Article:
Friday, October 06, 2023

Grand Tour for 30th Wedding Anniversary - Trieste

Trieste, Friuli Venezia Giulia, Italy. Tuesday/Friday 03/06-October-2023.

Table of Contents:

For the first stage of our "Grand Tour" we decided to get a head start on our route with a long first day and head for Northeast Italy, to Trieste on the border with Slovenia. A sea port with a fascinating history as it was originally part of the Austro-Hungarian Empire for many centuries, and in the 20th century occupied by both the Germans and the Yugoslav partisans. It became a prosperous maritime gateway into Germany, Austria and central Europe and an important hub for literature and music [].

On an early stroll to explore the town we met 88 year old local, Rodolfo, on the Molo Audace. It was fascinating to listen to some of history of the town from a person who had lived through it. An interesting factoid was that the hole in this mooring post was created by a bullet from one of Tito's partisans fighting the fascists.

We found ourselves a brochure of walking routes, and proceeded to explore the history and buildings of central Trieste. The Canal Grande, now truncated, surrounded by impressive buildings and looking just like a Caneletto painting.

Of course we came across Roman ruins including an amphitheatre.

By a piece of serendipity we just happened to be in town while Barcolana '55, an annual regatta was taking place. There were lots of yachts in town and quayside stalls, music and general buzz along the harbour front. One of the more picturesque ships was Palinuro, the Italian navy sail training vessel - a three-masted, iron-hulled barquentine, named after Palinurus the famous helmsman of Aeneas's ship.

Even the local ice-cream shop celebrated the regatta though they reminded me more of sharks than sails.

On a bridge over the Canal Grande is a statue of James Joyce. Apparently he lived and worked in Trieste on three separate occasions . "Here he was teacher, lecturer, journalist, clerk, singing student, translator, aspiring entrepreneur (as well as ‘husband’, father, brother, and friend or acquaintance to many of the city’s economic, political and intellectual elite)." [Joyce Museum Comune di Trieste].

As you would expect in an Italian city - piazzas and cafes for relaxing and watching the world go by.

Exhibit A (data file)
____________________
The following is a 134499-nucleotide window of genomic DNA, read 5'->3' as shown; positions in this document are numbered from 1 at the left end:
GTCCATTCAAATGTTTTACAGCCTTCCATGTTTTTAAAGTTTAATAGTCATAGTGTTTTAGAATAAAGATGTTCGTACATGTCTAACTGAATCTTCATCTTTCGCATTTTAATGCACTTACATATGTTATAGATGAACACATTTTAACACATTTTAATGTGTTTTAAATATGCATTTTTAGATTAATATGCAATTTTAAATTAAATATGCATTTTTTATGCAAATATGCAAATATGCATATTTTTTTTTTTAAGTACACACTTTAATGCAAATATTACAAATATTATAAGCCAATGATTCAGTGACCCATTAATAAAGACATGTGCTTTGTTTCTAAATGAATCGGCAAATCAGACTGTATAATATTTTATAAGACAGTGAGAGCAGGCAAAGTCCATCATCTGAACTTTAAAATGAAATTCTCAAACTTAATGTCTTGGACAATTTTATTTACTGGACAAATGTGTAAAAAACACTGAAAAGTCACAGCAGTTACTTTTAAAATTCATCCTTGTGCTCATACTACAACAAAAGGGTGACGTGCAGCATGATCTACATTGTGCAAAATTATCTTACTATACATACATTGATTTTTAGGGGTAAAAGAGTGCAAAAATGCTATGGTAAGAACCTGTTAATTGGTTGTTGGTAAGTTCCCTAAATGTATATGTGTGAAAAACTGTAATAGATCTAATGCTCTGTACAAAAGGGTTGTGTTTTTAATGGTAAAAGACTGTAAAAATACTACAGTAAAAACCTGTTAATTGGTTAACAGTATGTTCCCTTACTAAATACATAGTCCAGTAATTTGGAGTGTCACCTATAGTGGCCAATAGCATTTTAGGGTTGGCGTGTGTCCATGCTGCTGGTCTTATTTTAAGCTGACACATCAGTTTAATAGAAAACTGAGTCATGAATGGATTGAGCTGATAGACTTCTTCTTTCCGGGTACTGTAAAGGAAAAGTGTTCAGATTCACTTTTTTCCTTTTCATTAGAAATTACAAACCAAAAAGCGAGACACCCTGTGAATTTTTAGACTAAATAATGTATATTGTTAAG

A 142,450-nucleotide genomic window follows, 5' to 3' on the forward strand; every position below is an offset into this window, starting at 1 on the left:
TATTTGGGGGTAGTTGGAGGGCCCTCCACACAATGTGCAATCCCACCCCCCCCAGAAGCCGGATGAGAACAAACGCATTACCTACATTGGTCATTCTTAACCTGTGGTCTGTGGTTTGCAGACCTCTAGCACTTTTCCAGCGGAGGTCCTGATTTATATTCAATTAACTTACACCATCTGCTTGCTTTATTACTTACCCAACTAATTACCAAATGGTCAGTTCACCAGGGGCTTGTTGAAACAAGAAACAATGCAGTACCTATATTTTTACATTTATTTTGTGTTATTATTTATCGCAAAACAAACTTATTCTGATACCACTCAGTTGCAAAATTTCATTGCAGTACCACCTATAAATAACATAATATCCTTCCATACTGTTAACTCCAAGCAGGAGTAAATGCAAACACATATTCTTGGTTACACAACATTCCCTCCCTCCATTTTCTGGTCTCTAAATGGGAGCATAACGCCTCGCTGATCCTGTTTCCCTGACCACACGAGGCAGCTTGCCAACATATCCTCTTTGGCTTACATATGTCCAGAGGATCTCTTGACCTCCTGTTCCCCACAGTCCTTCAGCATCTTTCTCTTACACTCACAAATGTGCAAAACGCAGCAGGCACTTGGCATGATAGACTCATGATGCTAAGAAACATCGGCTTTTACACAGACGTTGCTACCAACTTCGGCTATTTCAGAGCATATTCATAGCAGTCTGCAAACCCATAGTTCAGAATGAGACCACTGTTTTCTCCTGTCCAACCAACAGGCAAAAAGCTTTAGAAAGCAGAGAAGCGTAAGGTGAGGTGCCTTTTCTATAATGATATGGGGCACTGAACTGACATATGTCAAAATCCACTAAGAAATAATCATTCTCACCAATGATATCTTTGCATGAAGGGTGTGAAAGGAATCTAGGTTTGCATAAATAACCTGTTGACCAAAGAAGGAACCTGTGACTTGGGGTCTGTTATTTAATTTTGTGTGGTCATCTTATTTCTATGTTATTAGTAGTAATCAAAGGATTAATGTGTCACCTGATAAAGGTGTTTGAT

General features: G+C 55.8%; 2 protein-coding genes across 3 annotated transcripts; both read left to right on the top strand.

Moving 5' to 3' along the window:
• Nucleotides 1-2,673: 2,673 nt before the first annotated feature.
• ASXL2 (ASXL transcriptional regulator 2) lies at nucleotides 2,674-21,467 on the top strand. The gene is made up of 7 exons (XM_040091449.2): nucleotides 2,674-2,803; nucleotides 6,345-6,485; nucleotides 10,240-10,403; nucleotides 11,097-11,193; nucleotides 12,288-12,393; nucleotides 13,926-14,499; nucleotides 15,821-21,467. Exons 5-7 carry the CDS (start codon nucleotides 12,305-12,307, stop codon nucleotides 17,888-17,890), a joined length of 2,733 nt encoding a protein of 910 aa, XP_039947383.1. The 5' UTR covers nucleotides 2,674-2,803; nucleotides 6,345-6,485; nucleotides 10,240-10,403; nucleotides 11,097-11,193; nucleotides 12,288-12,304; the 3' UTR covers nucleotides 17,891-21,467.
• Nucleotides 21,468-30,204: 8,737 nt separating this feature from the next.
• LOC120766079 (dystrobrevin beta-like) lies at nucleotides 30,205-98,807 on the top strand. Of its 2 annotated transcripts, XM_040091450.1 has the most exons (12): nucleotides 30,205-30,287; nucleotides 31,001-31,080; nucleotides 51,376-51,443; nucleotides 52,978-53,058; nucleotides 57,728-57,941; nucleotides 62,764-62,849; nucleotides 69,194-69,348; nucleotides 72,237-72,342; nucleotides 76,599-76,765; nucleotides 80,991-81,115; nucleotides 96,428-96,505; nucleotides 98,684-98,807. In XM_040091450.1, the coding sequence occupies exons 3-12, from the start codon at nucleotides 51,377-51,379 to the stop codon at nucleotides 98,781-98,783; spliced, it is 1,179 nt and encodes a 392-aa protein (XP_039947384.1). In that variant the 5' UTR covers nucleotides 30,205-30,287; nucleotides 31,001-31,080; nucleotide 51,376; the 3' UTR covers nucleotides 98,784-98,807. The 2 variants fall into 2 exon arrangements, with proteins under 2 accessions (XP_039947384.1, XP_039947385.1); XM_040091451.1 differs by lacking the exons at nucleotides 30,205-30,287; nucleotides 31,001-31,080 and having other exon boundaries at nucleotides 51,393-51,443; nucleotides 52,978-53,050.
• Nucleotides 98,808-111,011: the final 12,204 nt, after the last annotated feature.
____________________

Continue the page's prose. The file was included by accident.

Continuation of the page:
We walked up to the Castello di San Giusto along old cobbled streets - a complete contrast to the streets and buildings below...

... and across a proper drawbridge over the 15th century castle moat. 

The castle, of course, had the best viewpoint over the town and bay.

We found new beers to try. In fact seeking out local artisanal craft ales became a bit of a theme throughout this whole trip.

We had excellent meals out at Ristorante Ego and the family run Trattoria NerodiSeppia. There we discovered a grape variety that we had never heard of: Vitovska - an Italian and Slovene wine grape which is a cross between Prosecco Tondo and Malvasia Bianca Lunga.

We decide to visit the impressive Miramare Castle about 7k out of town. Instead of a taxi or bus, we walked out along the promenade the whole way.

Walking back in the heat of the afternoon the waters of the Gulf of Trieste looked too lovely to resist so Mary went in for cooling swim. The lack of a swimsuit wasn’t a problem as she was wearing leggings and a sports bra.

What do the police drive in Trieste? Lamborghini, of course! Blue and white police livery, blue lights and all. I can image the scene in the station house in the morning, "Sarge, it's my turn for the Lambo!" We subsequently learned that this car is old and no longer in active service but obviously wheeled out for festivals and special occasions.

Moored out in the harbour was Sailing Yacht "A", designed by Philippe Starck and owned by a Russian oligarch. Seized by the Italian authorities due to the war with Ukraine and moored here for about the last two years.

Then it was time to move on. Next stop: Padova.

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